So what does this mean for all of us that have suffered with Fibromyalgia? Well, first off, it means that a doctor can't go around telling you that it is all in your head or the classic you're not right. We who suffer from this beast know that we are not right and that's why we went to a doctor in the first place.

And the reason why they can't just blame it on craziness or depression is because this study clearly showed that anxiety and depression are only symptoms and not the one something that is wrong with us. In other words, anxiety and depression are independent from the abnormalities that they found.

They also found that the Fibromyalgia patients had larger amounts of perfusion in the area of the brain that should discriminate the intensity of pain. And found smaller amounts of perfusion in the part of the brain that is thought to be involved in the emotional response to pain.

So what does this mean in English? We respond to pain differently than normal people. Which isn't a surprise. But what is a surprise, is that they can now see it on SPECT scans of the brain. That means that this study can reinforce the idea that Fibromyalgia is a real disease with honest to goodness proof.

SPECT scans have also been used in studies of chronic fatigue sufferers. Brigham and Women's Hospital and Harvard Medical School have published their SPECT brain scans of chronic fatigue sufferers.

This is a good sign of the times. Since it shows that people are researching these two diseases that are so very real. It will be interesting to see if they continue to find a correlation of between Chronic Fatigue and Fibromyalgia. Some doctors believe that both are one in the same disease.

Either way, we sufferers now know that even though we may not be right, we at least know we aren't wrong. And that's fabulous!

Love and friendship,

Kimberley

Wednesday, November 19, 2008

Soaking Up on Some Knowledge

When my Mother got a teaching job when I was little, she'd have me stay with my Grandmother until she came home from work. My Grandmother and I used to have so much fun cooking, making noodles with her noodle maker, cleaning, and just plain talking.

She has always been a great influence in my life and I discuss her and some of her recipes in my book The Fibro Hand in better detail. But one of the things she taught me was how to use Epsom Salt to my advantage.

If I had a sprain or strained muscle from gym class or exercise, she'd tell me to soak in Epsom Salt. She'd also use it very often for her feet. She suffered from polio when she was two years old and has post-polio as an adult now. Soaking helps her with inflammation.  I remembered this wonderful bit of information while with a gal at a social networking site.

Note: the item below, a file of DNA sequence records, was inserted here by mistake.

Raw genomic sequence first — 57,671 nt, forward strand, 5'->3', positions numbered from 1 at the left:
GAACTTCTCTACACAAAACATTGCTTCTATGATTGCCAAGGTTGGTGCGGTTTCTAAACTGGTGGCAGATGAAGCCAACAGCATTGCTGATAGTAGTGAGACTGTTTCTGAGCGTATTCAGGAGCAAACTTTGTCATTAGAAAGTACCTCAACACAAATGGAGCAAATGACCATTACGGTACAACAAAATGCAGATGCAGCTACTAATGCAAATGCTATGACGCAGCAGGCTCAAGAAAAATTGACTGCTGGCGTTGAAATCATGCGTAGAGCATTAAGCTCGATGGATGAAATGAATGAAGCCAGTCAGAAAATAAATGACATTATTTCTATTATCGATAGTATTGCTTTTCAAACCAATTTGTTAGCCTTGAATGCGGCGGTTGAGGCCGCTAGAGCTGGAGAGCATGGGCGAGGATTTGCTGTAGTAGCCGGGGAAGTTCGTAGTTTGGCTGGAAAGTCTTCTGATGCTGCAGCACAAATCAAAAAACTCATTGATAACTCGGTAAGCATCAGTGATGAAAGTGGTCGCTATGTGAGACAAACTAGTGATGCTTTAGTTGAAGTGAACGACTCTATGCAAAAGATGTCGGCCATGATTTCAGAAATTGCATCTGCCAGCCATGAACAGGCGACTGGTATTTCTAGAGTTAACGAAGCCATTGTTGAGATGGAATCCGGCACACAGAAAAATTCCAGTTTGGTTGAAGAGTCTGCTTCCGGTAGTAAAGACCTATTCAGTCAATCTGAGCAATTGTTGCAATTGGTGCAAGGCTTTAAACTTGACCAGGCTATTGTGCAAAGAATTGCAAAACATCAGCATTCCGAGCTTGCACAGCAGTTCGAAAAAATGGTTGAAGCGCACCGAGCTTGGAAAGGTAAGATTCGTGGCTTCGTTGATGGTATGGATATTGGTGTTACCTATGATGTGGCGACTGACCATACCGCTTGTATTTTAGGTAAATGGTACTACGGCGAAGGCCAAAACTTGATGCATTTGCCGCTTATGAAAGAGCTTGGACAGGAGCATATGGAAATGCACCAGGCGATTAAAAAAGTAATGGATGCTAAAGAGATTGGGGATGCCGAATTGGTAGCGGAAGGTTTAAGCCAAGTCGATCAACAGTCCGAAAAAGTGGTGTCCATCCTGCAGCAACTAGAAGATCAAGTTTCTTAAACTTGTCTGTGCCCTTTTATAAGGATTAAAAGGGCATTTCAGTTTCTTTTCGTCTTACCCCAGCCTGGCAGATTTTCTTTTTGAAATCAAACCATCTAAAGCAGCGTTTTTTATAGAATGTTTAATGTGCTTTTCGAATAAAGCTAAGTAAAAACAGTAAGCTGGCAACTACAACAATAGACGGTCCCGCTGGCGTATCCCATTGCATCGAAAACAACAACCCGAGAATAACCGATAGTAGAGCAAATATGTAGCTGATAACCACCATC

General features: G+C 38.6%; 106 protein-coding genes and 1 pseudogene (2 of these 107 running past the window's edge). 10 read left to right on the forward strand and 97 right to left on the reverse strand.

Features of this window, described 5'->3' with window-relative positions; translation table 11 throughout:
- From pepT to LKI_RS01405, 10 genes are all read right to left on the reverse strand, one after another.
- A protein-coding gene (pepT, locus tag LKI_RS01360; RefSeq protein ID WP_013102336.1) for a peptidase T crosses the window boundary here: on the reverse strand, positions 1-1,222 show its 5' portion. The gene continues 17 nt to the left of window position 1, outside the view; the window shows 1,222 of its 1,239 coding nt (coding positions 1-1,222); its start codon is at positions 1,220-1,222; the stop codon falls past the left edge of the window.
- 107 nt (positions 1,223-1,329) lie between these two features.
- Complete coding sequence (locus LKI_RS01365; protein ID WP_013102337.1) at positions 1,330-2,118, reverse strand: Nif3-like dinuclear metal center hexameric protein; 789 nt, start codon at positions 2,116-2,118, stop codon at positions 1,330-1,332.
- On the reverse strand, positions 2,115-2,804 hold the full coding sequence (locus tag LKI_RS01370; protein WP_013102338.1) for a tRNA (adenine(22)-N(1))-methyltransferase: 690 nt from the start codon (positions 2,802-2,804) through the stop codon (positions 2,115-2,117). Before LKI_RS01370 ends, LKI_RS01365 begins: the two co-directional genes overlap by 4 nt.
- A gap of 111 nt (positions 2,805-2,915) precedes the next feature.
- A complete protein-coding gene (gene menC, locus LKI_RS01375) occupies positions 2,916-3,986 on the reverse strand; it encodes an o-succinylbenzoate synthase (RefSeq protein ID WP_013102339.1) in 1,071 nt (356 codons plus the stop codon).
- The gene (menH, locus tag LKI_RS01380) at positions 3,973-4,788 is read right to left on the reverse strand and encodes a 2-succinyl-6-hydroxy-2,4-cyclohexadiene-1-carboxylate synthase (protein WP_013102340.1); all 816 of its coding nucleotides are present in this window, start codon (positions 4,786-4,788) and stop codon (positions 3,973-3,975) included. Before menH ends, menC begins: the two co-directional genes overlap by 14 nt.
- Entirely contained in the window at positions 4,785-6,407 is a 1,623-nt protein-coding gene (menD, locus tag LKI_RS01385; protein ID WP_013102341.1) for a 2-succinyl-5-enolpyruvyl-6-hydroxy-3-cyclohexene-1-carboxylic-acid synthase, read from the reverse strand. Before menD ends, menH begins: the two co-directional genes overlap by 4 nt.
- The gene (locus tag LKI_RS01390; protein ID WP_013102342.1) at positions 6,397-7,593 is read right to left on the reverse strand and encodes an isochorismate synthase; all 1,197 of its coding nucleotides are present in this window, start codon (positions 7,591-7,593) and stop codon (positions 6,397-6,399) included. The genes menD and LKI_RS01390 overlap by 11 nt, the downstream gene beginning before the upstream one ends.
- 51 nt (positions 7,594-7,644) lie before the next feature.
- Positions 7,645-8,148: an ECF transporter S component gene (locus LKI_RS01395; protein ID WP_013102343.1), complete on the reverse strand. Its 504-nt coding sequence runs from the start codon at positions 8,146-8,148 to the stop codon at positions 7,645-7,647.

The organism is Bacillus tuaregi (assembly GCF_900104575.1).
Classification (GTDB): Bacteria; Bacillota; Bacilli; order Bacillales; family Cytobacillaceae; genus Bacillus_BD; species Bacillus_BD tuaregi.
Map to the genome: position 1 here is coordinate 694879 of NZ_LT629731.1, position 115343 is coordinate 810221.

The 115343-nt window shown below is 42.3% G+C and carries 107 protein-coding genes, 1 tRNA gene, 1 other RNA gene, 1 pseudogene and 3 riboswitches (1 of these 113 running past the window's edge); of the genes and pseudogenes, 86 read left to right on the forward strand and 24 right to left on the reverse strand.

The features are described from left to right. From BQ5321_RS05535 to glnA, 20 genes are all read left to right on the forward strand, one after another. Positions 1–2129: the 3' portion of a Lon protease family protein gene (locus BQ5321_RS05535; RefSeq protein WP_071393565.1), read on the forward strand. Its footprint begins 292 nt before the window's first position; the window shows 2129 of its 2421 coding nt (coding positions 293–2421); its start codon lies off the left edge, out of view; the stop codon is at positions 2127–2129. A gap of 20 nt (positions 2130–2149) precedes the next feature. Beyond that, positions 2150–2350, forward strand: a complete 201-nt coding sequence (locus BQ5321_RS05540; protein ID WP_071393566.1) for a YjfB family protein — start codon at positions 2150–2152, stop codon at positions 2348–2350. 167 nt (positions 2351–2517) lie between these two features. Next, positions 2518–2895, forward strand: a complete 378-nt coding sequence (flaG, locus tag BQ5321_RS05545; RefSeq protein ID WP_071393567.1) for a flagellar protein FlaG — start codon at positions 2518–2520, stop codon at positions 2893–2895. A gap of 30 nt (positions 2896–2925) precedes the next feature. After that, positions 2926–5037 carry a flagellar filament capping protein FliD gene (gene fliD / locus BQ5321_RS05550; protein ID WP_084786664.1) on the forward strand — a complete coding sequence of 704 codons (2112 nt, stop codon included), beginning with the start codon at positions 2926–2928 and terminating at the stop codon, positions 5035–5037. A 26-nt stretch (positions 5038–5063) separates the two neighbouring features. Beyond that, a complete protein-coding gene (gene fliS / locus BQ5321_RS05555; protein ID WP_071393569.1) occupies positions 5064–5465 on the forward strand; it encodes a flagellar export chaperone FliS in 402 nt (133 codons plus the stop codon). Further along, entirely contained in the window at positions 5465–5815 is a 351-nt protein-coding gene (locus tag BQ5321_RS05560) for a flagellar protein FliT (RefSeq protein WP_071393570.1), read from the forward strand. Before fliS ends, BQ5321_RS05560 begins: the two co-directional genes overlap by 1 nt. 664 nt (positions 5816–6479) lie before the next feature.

One of the members had a question about Epsom Salt helping Chronic Fatigue sufferers. I'd never heard of it helping, but being the type of person I am, I started to surf the net to find out.

The beautiful thing about searching the net is that you can come across a lot of cool info in the process and when I do, I love to pass it on to you, my readers. Well, upon my search, I found a site called Epsom Salt Industry Council. And as you can imagine, they really like the stuff.

What I found was surprising, Epsom Salt's two main components, Magnesium and Sulfate, work wonders in your garden, beauty regimen, and also your health.

The benefits that magnesium have for your health are:
  • It can help relieve stress
  • Improve your sleep
  • Improve your concentration
  • Help your nerves and muscles function properly
  • Aid in preventing the hardening of arteries and blood clots
  • Makes insulin perform better in the body
  • Elevates swelling from joints to reduce pain and muscle cramps
  • Improves the use of oxygen

The benefits of sulfates are:
  • They flush toxins
  • Improve your nutrients absorption
  • Eases the pain of migranes
  • Helps in forming joint proteins,brain tissue, and mucin proteins.

When reading this, I said hot digity to myself because it sounds like a great thing for people that suffer from Chronic Fatigue and Fibromyalgia! I'm so glad I decided to soak up some knowledge so I can feel more fabulous. Move over Victoria's Secret there's a new relaxation tecnique in town lol!

Hope you all can give this a try and let me know what you think by keeping the comments coming. Remember, I'll be giving away 4 autographed books and you can check the prior blogs for more details on that.

Love and friendship,

Kimberley

Wednesday, November 12, 2008

You Are What You Eat

One of the first things that I learned when I got diagnosed with Fibromyalgia was about what not to eat. I went to the local Borders and found two books on nutrition for Fibro sufferers, got home, and then started soaking up the knowledge.

At first, I couldn't believe what I was reading when I opened up the food additive section. It was shocking to see so many things containing things like MSG. I thought MSG was eliminated from food all together in the 80's since all the Chinese restaurants used to advertise that they got rid of the additive in their foods. Of course, I quickly found out how wrong I was when I started to read food labels.

Food shopping is a whole new adventure for me and the family now because I label read and we tend to go to places like Trader Joe's and Whole Foods instead of the old stand by food markets because I can find much healthier alternatives to the classic family food additive favorites.